Tuesday, March 18, 2003

Here lies Modern Diplomacy, b. 1945 d. 2003

I've been meaning to find the time to write all day today. In the end, I decided to drop what I was doing to take a few moments to reflect.

First, my friends Mike and Tara have spent some time today collecting their thoughts on the imminent Gulf War II and I encourage you all to read what they have to say. They're both very talented, thoughtful writers and I expect they will have a great deal more to say about this issue in the upcoming weeks and months.

As for me, I'm unsure how to put into words the exact feelings that I'm experiencing right now. In the past, as recently as during armed conflicts in Afghanistan and the former Yugoslavia, I have followed warfare with fascination rather than fear. I spent hours glued to my television or hitting the refresh button on my browser to make sure that I had as much up-to-date information as possible. I wanted to know what kind of aircraft were involved and what kind of ordnance was being dropped. I wanted to know the players involved and tracked successes and defeats. I watched press conferences and listened to reports from senior Defense officials. But through it all, I had the luxury of detachment. They were all places that were far away and the chances were very small that these conflicts would affect me personally.

This time around, something feels different.

I study news releases less with fascination and more with an impending sense of dread. I think, more than anything else, that for the first time in my life I have realized that, politically, something is going terribly wrong in the world. And it surprises me because I know that it shouldn't have taken this long to realize it. I am aware of many recent atrocities: Rwanda, Chechnya, Israel and Palestine, East Timor. They have all suffered in the name of political will and paid in blood. But even as terrible as events were or continue to be in these places and many many others around the world, I don't know very much about them. They don't affect me as much as they should because I don't have a large personal stake in them.

Does that make me a bad person? I'm not sure. Am I at fault or is it the mainstream media, which filters what we hear and talk about by presenting its biased and self-serving interpretation of world events? But even if the media were to blame, the information is still available if you spend some time looking for it. As a thinking, compassionate human being and, in many respects, a pacifist, shouldn't I be more aware? The answer, of course, is yes. I should be. And yet, I only tend to take notice when the United States is marching off to war again.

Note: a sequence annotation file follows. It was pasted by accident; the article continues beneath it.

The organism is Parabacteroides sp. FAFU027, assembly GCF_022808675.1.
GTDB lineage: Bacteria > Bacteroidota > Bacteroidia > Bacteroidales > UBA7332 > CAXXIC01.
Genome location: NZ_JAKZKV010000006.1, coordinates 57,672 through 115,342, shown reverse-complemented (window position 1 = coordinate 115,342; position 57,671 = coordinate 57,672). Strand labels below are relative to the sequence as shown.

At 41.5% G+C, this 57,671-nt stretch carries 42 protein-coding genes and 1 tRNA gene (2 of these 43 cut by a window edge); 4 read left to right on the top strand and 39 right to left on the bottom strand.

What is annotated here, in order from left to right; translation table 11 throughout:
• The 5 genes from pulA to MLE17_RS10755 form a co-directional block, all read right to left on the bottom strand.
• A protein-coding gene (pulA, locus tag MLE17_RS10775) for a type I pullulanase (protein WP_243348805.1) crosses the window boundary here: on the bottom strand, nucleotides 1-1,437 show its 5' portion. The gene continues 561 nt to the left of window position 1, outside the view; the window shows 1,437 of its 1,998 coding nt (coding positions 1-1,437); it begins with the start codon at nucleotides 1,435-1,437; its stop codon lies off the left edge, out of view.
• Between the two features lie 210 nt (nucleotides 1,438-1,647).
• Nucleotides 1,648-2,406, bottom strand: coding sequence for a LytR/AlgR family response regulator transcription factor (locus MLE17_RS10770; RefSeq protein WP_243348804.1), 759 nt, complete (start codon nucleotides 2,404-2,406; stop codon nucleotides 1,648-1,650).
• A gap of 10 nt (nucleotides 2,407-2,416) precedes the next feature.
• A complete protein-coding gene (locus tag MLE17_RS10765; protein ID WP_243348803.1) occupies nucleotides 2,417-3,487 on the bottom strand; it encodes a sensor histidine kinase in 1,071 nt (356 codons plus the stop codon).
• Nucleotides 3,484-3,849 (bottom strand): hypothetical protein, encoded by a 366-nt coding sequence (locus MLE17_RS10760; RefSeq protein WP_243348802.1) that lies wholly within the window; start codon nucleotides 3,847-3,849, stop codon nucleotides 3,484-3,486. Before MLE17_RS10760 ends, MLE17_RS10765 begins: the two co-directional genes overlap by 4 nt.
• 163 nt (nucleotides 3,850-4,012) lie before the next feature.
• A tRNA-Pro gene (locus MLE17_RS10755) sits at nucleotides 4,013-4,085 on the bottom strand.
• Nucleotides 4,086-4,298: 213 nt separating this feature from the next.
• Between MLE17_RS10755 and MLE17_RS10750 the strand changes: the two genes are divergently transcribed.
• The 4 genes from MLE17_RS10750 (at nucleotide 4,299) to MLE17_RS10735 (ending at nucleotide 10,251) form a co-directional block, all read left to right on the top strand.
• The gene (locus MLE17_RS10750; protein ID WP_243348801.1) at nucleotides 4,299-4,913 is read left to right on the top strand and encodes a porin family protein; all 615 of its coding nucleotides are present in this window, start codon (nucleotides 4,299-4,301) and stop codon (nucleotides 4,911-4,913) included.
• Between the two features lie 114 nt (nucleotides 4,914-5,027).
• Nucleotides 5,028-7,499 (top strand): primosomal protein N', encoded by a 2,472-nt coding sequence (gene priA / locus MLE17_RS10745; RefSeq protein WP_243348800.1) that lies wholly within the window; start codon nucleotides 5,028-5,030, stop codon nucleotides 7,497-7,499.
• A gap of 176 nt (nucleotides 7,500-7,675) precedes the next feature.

Is this war justified? As many people have already said, it's too late to debate justification. It's going to happen. Yet feelings are still strong on both sides of the issue. Over the past few weeks, it has become increasingly clear to me how emotionally-charged it really is. Many of my friends have asked me not to discuss it with them because they are so tired of people arguing about it, and worse, getting angry at them if they had a differing point of view. I can relate. The other day, someone started screaming at me in their living room because I made an argument about the potential war that he refused to recognize. Even more perplexing, another heated argument started the day before when someone else suggested that it was okay for innocent men to die (as opposed to innocent women and children) because "it was men who started the war."

It amazes me how public opinion can be so divided and polarized on this issue. How is the upcoming war so different from other recent military actions? And worse, how are our opinions becoming skewed towards blindly fighting for one side or the other of a very loaded debate to the point that we would say such terrible things to one another?

In just over 24 hours, bombs will start to drop on Iraq. Innocent people are going to die. In a matter of weeks or months, the United States will most likely prevail, and a new, American-sponsored "democratic" Iraq will emerge. Time will tell what will happen after that. What role will the United Nations play in the future? Will it reclaim some of its former authority once the dust has settled? Will Iraq be managed, rebuilt, or supported? Will Iraq become a shadow state like Afghanistan is today? What will the legacy of the war be? Will it be another minor event in world history or will it lead to much greater, and potentially, much more deadly events?

That's a lot of questions to ask all at once. And maybe that's part of why I feel so unsettled. The future, at this point, seems very unclear, and I'm nervous about some of the possibilities. I'm nervous about what's going to happen to innocent Iraqi civilians. I'm nervous about what's going to happen to other innocent civilians around the world in backlash attacks. I'm optimistic about removing a cruel dictator from power but I'm also nervous about the potential destabilization in world politics that it may cause. I'm nervous about any state acting recklessly and invading another state under the pretense that the enemy state may, at some future time, do the exact same thing that they are proposing as a preventative measure. I'm nervous about India and Pakistan, about the Middle East, and about North and South Korea. I'm tired of being nervous.

My heart goes out to everyone who may be directly affected by what's about to happen. Take care of yourselves, and don't forget, especially at times like these, to recognize what's really important in your life and to find joy in as many things as you can. Even the little things can make all the difference.


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